While down there, the larvae grew into nymphs (good technical word for immature insects) and survived by drinking
As they shed and replaced their exoskeleton a few times, the inch-long nymphs developed brown crunchy-looking exoskeletons, the costume they wear when they eventually head above ground. In the right year, when the ground temperature reaches a consistent 64 degrees F (18 degrees C), the 17-year-old nymphs tunnel upwards and out into the fresh air through holes in the ground.
If the surface soil is damp, they first build soil “chimneys” or “turrets” above the tunnel hole to keep out mud or water so they can continue to breathe and maybe take a peek out.
|no, not poo, they're cicada chimneys! Nymphs are below, |
preparing to emerge in the next few nights
photo: Cicada Mania
Then they emerge, by the billions.
Fresh air => mating!
|free at last! a new adult cicada emerges from nymph stage.|
It's white & soft until its exoskeleton hardens (6 days!)
photo: Brian1442, Wikimedia
Male cicadas come up first, and they are the ones you hear “singing”, either alone or in groups called choruses, to attract females. The choruses usually sing on high tree branches, where the females will visit when ready. That deafening sound we hear is actually the males moving a pair of ridged membranes called tymbals, found on their abdomen. The serious noise lasts for a couple of weeks. Both sexes hear the sounds, but of course the “singer” wants females to approach and males to stay away.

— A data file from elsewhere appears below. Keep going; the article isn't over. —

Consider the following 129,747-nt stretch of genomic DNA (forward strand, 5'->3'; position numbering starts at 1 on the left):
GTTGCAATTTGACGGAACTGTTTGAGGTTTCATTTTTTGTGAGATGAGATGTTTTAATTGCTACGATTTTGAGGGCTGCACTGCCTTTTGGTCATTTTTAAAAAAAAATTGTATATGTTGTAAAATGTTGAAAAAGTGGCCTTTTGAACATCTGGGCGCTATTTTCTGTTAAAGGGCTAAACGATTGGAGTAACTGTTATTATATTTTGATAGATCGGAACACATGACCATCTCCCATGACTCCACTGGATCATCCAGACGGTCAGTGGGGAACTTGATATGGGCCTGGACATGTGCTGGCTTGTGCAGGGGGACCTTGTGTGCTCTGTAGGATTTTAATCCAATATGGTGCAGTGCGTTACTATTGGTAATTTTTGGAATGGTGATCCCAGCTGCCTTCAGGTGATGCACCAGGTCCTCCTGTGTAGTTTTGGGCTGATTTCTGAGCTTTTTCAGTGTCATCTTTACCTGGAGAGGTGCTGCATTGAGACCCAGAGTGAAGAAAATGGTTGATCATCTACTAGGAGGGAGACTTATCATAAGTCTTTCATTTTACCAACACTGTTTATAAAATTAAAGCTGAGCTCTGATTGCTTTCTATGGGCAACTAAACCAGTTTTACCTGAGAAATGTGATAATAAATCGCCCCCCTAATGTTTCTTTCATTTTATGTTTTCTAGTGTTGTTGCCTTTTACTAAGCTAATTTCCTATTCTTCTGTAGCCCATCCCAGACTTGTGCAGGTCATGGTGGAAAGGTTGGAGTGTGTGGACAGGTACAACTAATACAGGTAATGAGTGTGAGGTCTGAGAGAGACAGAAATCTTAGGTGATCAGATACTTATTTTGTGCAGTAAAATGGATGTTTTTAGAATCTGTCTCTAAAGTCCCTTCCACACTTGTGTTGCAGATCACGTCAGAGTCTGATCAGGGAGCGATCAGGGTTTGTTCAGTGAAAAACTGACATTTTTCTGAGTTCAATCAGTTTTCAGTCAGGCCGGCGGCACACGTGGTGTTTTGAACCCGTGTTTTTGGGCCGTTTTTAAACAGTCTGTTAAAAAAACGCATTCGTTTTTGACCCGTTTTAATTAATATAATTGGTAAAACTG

They barely eat during this time, since the whole point of coming out of the ground was to find a mate and get those eggs laid. With millions of like-minded lovers roaming around all at once, birds and other potential predators can’t possibly eat them all, so some will reproduce successfully. This is the most likely explanation for the long intervals underground and mass emergence.
Their time above ground lasts only a few weeks, is dedicated to mating and laying eggs, and they die soon after. When their offspring hatch (by the billions), they then instinctively head underground, and then it’s their turn to bide their time until they return to the light in 2030 to mate and carry on the cycle.
The cycle seems crazy but it has lasted since at least the last ice age, and each episode brings out another few hundred million of them. They are one of the world's longest-lived insects, and they are expected to outnumber humans along the East coast 600-to-1. The hide-underground strategy seems to work for them!